Sun, 13 Nov 2011 12:51:43 UTC | #889787

78rpm's Avatar Comment 6 by 78rpm

I frequently counted my daughter's ribs when she was 6 years old, but that was only an excuse to tickle her.

Sun, 13 Nov 2011 13:55:28 UTC | #889792

-TheCodeCrack-'s Avatar Comment 7 by -TheCodeCrack-

BTW, I don't understand the moderator's note. I think calling theists stupid is actually an effective campaign. Who wants to be called stupid? Who wants to be associated with the stupid side?

Sun, 13 Nov 2011 13:59:54 UTC | #889794

Sean_W's Avatar Comment 8 by Sean_W

I think the reason some people believe these things is because they have accepted the authority of "the elders" or some such nonsense. Our spiritual leaders are supposed to know things we cannot possibly know, so why would they be wrong about things we could know if we were interested enough to learn about them? And they certainly wouldn't lie to us.

I think a lot can be done to combat this in the media. Why is it that all of science is just a hopelessly speculative endeavor in the media, but theists know what's up without a doubt, or at least they are rarely questioned on matters of faith? Think about it, everybody and their dog will grill a scientist if they think she's said something remarkable, but a priest, rabbi, pastor -hell no, they can say whatever and if it's official doctrine we just move along.

The media has to stop treating all of science as hopelessly speculative and start engaging faith honestly, which is what any reasonable person would expect them to do given what faith heads are saying.

When was the last time you heard someone or heard about someone saying that science doesn't know anything because just last year they said eggs are bad for you, but now they say eggs are good? It happens all the time. But wait a minute, if it's a matter of who flip flops more religion wins that race hands down, plus it's all made up!

The media should do more to cement the image of science as a successful tool for discovery and work hard to elevate the well understood sciences to their proper place e.g. evolution and diet fads are not the same! If they have a problem with these things they should consider that it is a far greater problem to have the majority of your fellows knee-jerk trust go in the direction of religious leaders instead of people that actually know what they are talking about. Working to change peoples intuitions in this regard is the responsible thing to do.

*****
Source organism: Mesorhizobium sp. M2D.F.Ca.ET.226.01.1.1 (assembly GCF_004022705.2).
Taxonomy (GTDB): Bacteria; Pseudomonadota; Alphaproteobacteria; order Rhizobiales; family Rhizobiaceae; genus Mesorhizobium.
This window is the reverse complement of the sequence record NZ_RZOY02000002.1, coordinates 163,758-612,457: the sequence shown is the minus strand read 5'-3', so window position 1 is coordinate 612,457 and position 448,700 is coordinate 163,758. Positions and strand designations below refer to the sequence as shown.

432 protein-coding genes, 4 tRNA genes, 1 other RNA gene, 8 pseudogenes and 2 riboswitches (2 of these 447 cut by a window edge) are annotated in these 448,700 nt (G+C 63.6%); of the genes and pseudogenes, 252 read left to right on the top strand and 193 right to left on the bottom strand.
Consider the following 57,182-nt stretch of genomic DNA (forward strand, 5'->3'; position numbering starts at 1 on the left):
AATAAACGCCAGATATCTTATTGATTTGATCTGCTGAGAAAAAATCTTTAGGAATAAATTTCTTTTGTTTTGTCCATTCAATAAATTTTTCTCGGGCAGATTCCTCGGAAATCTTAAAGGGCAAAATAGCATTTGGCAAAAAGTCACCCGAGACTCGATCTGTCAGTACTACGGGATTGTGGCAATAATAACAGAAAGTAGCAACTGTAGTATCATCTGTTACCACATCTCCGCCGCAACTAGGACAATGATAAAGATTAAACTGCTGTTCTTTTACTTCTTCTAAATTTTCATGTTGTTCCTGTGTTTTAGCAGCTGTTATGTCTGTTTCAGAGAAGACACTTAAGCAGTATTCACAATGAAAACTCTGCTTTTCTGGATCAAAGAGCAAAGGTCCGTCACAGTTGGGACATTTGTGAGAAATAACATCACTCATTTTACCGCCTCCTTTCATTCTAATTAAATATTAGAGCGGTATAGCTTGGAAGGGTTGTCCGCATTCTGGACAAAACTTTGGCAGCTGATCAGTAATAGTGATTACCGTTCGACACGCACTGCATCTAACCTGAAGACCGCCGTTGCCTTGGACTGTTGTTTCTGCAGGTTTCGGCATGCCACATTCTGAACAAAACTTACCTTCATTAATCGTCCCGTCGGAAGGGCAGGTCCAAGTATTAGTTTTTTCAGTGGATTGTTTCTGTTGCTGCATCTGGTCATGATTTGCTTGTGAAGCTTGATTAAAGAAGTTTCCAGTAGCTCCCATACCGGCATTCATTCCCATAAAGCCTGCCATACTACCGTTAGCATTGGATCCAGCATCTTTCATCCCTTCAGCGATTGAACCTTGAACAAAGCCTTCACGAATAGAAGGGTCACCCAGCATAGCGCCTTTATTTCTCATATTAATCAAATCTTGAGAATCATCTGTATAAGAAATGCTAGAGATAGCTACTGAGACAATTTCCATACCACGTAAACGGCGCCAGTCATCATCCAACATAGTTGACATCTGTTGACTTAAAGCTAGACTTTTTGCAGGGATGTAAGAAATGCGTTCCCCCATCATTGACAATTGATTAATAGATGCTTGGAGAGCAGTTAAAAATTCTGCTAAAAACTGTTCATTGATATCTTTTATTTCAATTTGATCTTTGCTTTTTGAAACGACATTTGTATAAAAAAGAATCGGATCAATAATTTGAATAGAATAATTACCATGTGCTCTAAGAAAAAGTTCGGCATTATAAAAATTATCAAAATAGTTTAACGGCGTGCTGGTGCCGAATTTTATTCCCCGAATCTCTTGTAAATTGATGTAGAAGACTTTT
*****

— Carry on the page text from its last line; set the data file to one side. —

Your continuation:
Sun, 13 Nov 2011 14:16:45 UTC | #889796

Zelig's Avatar Comment 9 by Zelig

Generally speaking, I think the best you can do is to make people aware that opinions other than theirs exist, in the hope that this may moderate their dogmatism and induce some honest self-reflection (it may, of course, have the opposite effect: it may inflame them considerably to realise others don't share their worldview). But generally I think such people are a lost cause and its usually incredibly difficult for an individual to actually change the views of others in any substantive manner (yes, there are striking exceptions to this rule).

I think most people acquire their opinions through much more concrete, sociological factors. i.e. through those sociological actors and bodies who have actual direct power and influence. I think truth, epistemic scruple and respect for the intellectual conscience have almost nothing to do with it in the vast majority of cases. Good arguments are usually useless without sociological clout. It's the relatively silent majority of ill-informed, conforming and largely apathetic segment that, in theory, one can reach by showing explicitly how easily their authorities can be undermined by other, better informed arguments. This is where the real power lies, ironically enough. This numerical foundation and scaffolding is what allows so much "nonsense on stilts" to continue.